Epoch Times CFO Arrested in Alleged $67 Million Money Laundering Scheme

News / Epoch Times CFO Arrested in Alleged Money Laundering Scheme

Federal prosecutors have arrested Bill Guan, the Chief Financial Officer (CFO) of the Epoch Times, over his alleged involvement in a massive money laundering operation. The scheme is said to have laundered at least $67 million in illegal cash, benefiting both Guan and the news outlet.

Allegations and Indictment

According to the indictment, Bill Guan, 61, spearheaded the Epoch Times' "Make Money Online" (MMO) team, which utilized cryptocurrency to purchase crime proceeds worth tens of millions of dollars. The federal prosecutors allege that the scheme began around 2020 and involved a complex network of transactions designed to obscure the origins of the illegal funds.

Scheme Details:

  • The MMO team purchased crime proceeds via cryptocurrency at a discount.
  • These proceeds were transferred into bank accounts held by entities affiliated with the Epoch Times.
  • The illegal funds were then moved back into the Epoch Times accounts through "tens of thousands of layered transactions," including prepaid debit cards and financial accounts opened using stolen identification information.

Financial Impact

The indictment reveals that the scheme significantly enriched the Epoch Times. The outlet's internal accounting showed a dramatic increase in annual revenue, ballooning by approximately 410% from $15 million in 2019 to roughly $62 million in 2020. When questioned by banks about the sudden surge in funds, Guan allegedly lied, claiming the money came from "donations."

Legal Consequences

Bill Guan faces serious charges, including one count of conspiring to commit money laundering and two counts of bank fraud. If convicted, he could spend more than 30 years in prison. As of now, Guan has not entered a plea.

Epoch Times' Response

In a statement released on Monday evening, the Epoch Times told the BBC that it "intends to and will fully cooperate with any investigation dealing with the allegations against Mr. Guan." The news outlet emphasized that Guan is "innocent until proven guilty beyond a reasonable doubt" but has suspended him until the matter is resolved. The Epoch Times did not respond to specific questions about the MMO team referenced by prosecutors.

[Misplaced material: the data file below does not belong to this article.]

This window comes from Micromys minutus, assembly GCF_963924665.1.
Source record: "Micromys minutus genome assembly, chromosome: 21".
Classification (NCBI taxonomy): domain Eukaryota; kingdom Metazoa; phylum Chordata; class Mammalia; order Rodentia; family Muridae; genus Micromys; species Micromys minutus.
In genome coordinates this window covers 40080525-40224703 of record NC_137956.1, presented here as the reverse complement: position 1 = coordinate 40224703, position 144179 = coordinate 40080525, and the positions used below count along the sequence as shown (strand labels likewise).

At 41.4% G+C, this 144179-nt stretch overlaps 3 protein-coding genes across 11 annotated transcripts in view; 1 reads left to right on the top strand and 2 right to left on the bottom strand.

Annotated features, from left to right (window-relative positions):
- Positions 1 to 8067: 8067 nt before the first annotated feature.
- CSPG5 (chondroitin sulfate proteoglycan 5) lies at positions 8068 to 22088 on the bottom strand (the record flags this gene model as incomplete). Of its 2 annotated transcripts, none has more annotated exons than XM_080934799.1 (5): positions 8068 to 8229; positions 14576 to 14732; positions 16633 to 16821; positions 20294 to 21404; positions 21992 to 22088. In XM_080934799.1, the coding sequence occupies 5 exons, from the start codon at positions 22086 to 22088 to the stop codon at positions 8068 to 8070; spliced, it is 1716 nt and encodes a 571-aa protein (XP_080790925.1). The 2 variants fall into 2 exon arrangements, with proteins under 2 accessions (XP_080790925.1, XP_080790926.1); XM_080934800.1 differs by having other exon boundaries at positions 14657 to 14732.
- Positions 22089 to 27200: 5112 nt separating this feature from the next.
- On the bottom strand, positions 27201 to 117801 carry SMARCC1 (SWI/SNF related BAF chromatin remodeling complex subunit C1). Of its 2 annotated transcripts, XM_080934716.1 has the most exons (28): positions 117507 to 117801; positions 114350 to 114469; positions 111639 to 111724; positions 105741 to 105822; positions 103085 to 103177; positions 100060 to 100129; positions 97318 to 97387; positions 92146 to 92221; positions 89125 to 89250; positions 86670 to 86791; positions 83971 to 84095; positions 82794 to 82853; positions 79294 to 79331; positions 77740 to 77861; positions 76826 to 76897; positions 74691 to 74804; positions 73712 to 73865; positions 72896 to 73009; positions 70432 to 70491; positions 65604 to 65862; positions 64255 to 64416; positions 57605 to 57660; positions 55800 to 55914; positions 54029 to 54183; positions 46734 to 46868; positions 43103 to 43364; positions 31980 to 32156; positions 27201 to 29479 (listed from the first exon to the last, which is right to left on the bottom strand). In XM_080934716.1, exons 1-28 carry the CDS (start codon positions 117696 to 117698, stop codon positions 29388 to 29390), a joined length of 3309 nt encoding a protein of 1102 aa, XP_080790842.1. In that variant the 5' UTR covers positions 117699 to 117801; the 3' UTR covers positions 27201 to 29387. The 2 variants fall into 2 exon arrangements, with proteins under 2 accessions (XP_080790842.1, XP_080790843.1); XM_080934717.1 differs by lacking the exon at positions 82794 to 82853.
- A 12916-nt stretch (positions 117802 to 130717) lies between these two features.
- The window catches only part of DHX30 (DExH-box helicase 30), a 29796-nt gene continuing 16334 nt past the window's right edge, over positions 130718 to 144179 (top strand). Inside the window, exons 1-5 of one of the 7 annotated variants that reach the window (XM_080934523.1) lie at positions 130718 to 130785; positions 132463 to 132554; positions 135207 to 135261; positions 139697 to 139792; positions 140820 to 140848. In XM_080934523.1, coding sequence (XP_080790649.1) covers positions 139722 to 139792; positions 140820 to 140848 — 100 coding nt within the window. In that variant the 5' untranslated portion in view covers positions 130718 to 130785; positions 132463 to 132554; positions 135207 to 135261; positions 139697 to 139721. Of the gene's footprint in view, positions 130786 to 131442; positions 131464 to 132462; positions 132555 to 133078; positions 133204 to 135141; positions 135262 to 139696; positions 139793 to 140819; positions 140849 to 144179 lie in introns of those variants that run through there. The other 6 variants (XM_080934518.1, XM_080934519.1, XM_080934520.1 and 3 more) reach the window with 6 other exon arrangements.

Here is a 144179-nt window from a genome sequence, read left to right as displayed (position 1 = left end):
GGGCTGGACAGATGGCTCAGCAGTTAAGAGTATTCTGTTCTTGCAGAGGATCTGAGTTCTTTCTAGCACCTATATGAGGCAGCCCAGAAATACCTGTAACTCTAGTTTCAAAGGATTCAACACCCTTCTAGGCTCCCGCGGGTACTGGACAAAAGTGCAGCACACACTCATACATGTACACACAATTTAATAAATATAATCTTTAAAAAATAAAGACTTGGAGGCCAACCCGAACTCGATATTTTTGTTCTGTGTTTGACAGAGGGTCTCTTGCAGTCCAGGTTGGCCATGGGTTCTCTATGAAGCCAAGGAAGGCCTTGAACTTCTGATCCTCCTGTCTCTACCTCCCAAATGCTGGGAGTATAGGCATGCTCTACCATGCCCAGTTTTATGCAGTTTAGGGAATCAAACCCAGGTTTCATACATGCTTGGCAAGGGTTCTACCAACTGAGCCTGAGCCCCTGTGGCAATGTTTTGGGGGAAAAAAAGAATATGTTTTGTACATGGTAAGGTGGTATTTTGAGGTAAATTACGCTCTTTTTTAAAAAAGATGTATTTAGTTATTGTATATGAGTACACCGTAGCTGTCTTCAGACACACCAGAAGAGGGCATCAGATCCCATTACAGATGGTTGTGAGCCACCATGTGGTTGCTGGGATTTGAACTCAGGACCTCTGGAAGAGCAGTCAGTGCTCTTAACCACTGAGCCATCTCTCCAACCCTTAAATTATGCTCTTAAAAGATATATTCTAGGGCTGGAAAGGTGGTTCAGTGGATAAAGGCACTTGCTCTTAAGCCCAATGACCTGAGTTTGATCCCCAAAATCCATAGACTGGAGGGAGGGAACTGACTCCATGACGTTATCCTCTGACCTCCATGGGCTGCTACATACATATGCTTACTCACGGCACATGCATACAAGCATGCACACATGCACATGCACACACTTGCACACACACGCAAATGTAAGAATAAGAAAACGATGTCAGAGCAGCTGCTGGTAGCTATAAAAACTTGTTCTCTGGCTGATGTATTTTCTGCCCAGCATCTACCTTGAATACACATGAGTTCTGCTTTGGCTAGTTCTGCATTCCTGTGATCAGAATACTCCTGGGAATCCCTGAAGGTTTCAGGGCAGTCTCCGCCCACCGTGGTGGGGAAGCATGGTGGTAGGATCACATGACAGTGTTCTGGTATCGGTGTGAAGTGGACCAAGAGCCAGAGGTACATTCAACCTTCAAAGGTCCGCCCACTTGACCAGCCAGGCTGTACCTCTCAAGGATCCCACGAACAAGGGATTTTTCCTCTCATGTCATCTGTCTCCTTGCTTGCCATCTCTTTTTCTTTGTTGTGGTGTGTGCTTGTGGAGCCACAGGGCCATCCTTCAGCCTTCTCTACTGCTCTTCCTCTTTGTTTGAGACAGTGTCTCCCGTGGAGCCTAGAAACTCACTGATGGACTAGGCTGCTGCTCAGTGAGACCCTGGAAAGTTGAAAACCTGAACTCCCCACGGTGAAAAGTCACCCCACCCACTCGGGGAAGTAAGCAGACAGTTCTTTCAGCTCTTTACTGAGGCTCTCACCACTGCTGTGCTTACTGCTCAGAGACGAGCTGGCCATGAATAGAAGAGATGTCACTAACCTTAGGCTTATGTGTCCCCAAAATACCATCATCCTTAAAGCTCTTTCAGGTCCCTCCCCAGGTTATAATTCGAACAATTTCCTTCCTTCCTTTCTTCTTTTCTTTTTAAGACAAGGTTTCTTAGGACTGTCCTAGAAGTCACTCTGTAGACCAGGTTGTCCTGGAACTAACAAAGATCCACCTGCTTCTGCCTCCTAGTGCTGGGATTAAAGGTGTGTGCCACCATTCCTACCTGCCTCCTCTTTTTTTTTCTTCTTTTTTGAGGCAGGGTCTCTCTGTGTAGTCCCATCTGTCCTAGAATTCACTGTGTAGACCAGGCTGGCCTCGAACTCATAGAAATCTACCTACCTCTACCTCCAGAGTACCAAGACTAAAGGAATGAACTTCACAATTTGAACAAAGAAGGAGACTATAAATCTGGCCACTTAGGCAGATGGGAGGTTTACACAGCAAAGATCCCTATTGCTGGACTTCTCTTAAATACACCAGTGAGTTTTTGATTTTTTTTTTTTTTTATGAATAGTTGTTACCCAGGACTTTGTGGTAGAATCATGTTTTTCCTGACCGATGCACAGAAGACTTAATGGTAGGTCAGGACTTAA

Historical Context

Founded in 2000, the Epoch Times began as a small, low-budget newspaper distributed for free in New York. It was started by Chinese Americans affiliated with a religious group called Falun Gong. Over the years, the outlet has grown into one of the United States' most influential conservative news organizations, known for its opposition to the Chinese Communist Party and its dissemination of right-wing misinformation and conspiracy theories.

Conclusion

Federal prosecutors have clarified that the charges against Guan do not relate to the Epoch Times' newsgathering activities. This distinction aims to separate the alleged financial misconduct from the journalistic operations of the news outlet.

The arrest of Bill Guan marks a significant development in the ongoing investigation into the alleged money-laundering scheme. As the legal process unfolds, the Epoch Times has pledged full cooperation with authorities while maintaining Guan's presumption of innocence. The case highlights the complex interplay between financial operations and journalistic integrity, raising questions about the broader implications for the news outlet.

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